An illustration of content scanning that could happen under EARN IT.

EARN IT is a dangerous law that could be used to break encryption

August 4th, 2020 in Encryption

We recently wrote about a proposed law in the United States known as the Lawful Access to Encrypted Data Act (LAED Act), which would basically ban encryption by requiring companies to build a backdoor. But this is not the only effort underway in the US Congress that attempts to destroy privacy as we know it. …

An illustration of the Chinese government using TikTok to watch its users.

TikTok and the privacy perils of China’s first international social media platform

July 23rd, 2020 in Privacy

TikTok, the video-sharing platform owned by the Chinese social media giant ByteDance, is one of the most popular social media services in the world, with an estimated 800 million users. However, its zealous data collection, use of Chinese infrastructure, and its parent company’s close ties to the Chinese Communist Party make it a perfect tool …

An illustration of law enforcement breaking through encryption.

The Lawful Access to Encrypted Data Act wants to ban strong encryption

July 22nd, 2020 in Encryption

The United States Congress is considering a law that would destroy online privacy as we know it and essentially outlaw the most secure American tech products, such as Signal. The law would ban end-to-end encryption for large companies and require developers to break their own products at the request of law enforcement agencies. The bill …

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The Proton guide to privacy at protests

June 17th, 2020 in Privacy

From Hong Kong to Minneapolis, protesters around the world are standing up for their human rights. The right to peaceful assembly and protest are bedrocks of democracy, and we support everyone’s ability to exercise these rights. We created ProtonMail to protect people’s privacy and freedom from encroaching surveillance. For this reason, activists around the world …

Illstration of the surveillance represented by user data requests.

Massive corporate databases become government tools of surveillance

June 16th, 2020 in Privacy

The number of data requests the US government sent to Google has increased 510% since 2010. US government requests to Facebook have also increased 364% since the beginning of 2013. The databases of private companies are increasingly being used to monitor individuals with little transparency into the process. In 2013, when Edward Snowden revealed the …

An illustration of COVID-19 contact tracing apps.

What you need to know about contact tracing apps and privacy

May 15th, 2020 in Privacy

Nearly all public health experts say we will have to employ testing and tracing on a massive scale to combat the spread of COVID-19. This has led a number of countries and tech companies to develop coronavirus contact tracing apps for smartphones. The idea is that such an app would allow someone who tested positive …

An illustration of anonymized data.

The truth about anonymized data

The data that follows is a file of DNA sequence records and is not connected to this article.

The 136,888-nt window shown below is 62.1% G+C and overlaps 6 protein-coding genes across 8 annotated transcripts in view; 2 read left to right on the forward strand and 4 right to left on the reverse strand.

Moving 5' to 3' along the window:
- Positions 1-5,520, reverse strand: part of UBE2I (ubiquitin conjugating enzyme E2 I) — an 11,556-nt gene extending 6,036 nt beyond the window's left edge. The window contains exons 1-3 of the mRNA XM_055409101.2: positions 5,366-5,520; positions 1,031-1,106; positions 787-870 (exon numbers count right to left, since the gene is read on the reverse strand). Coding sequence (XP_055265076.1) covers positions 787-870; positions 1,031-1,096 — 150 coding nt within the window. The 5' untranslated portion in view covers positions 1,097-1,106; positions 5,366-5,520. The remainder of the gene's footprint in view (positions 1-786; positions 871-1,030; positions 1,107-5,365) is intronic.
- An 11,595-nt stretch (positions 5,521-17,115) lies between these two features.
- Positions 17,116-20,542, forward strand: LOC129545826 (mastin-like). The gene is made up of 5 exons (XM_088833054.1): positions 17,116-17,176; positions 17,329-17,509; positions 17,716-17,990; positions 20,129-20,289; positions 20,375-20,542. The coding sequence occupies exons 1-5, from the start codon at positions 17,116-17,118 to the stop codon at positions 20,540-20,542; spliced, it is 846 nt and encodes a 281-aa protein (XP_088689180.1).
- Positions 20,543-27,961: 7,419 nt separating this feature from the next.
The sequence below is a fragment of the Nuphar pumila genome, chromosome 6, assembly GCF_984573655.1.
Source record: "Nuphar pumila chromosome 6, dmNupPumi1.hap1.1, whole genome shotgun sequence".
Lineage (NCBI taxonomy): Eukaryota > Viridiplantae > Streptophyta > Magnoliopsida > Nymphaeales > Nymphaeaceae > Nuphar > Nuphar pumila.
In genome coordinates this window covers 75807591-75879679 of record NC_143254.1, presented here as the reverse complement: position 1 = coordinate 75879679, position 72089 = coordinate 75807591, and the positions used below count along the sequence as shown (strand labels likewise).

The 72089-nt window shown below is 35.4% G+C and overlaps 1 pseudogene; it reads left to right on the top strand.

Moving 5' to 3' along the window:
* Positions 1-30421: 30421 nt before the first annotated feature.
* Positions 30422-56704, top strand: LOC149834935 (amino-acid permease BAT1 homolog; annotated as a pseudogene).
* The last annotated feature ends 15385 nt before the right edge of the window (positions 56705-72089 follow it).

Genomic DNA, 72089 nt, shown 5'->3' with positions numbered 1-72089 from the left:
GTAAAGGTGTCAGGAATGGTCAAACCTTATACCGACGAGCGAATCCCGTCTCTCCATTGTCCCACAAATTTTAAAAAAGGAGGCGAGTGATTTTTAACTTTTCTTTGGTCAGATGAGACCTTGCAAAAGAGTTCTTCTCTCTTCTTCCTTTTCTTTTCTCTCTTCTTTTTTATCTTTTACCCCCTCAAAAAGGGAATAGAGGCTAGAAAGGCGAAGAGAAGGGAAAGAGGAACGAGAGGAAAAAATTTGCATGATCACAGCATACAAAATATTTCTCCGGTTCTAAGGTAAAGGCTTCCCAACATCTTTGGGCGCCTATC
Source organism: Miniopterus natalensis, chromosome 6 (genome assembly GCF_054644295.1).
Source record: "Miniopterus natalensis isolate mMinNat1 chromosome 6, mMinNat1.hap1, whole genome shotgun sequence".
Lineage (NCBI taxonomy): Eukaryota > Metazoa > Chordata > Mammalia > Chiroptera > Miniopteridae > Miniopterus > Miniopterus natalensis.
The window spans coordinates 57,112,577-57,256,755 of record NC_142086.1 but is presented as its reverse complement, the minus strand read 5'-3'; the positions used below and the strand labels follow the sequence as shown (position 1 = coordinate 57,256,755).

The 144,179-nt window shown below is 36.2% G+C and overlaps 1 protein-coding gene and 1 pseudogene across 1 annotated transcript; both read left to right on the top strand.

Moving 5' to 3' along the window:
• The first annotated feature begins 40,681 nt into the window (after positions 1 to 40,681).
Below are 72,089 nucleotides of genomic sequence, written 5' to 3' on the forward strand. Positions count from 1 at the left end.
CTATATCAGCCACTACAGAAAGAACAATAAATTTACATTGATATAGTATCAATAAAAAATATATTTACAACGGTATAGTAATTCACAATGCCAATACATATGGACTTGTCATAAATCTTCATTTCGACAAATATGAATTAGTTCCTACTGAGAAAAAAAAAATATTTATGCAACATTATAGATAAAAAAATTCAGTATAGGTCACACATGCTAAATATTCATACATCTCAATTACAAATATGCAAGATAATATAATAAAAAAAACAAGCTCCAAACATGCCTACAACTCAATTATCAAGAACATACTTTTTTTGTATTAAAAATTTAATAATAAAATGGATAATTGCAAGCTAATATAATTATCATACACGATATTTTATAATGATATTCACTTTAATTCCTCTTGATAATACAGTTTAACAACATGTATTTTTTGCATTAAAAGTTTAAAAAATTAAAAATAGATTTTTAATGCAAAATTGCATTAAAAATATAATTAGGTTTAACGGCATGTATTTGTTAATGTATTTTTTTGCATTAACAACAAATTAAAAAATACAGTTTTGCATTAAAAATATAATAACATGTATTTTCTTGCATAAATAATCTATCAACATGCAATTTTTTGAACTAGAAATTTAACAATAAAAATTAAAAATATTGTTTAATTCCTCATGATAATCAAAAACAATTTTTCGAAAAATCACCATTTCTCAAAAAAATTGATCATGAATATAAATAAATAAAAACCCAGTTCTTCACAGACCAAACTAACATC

April 30th, 2020 in Privacy

Many companies that handle personal information reassure their users by saying that all the data is “anonymized.” If you don’t know any better, that sounds reassuring. However, the method most companies use to anonymize data and the size of modern databases make it easy for attackers to re-identify individuals. From medical records to cell phone …

An illustration of the multi-account feature for iOS.

Out of beta: Switch between multiple accounts in ProtonMail iOS

April 29th, 2020 in Releases

UPDATE July 21, 2020: Multi-account support for iOS has exited beta and is now available to all our iOS users. Version 1.12 of ProtonMail iOS lets you manage multiple ProtonMail accounts on your phone without needing to log in and log out repeatedly. This makes it perfect for business owners, freelancers, or anyone else who …

An illustration of the ProtonMail Android app going open source.

All ProtonMail apps are now open source, as Android joins the list!

April 23rd, 2020 in Articles & News

Starting today, every app you use to access your ProtonMail inbox is open source and has passed an independent security audit. One of our guiding principles is transparency. You deserve to know who we are, how our products can and cannot protect you, and how we keep your data private. We believe this level of …

Illustration of ProtonMail Bridge open source

ProtonMail Bridge is now open source!

April 15th, 2020 in Articles & News

We are one step closer to fully open sourcing all our apps. ProtonMail Bridge joins iOS and the web app as open source software, and it has also passed an independent security audit. Trust and transparency are core values of ProtonMail. We want you to know who is on our team and how we protect …

Illustration of someone working from home.

Working from home: A security guide from ProtonMail’s IT security experts

March 30th, 2020 in Security

Working from home is one of the many massive societal changes that COVID-19 has forced upon the world. Millions of people are now handling sensitive work data outside their office for the first time. It can be hard enough to keep data secure in the office, where there are IT security officers to monitor the …

An illustration of Zoom's attendee attention tracking.

Using Zoom? Here are the privacy issues you need to be aware of

March 20th, 2020 in Privacy

Zoom has seen a flood of new users as the COVID-19 outbreak forces more and more employees to transition to working from home. Zoom’s big selling point is its near-frictionless video calls. However, new users should be aware of the company’s privacy practices. By looking through its privacy policy and some of its support documents, …

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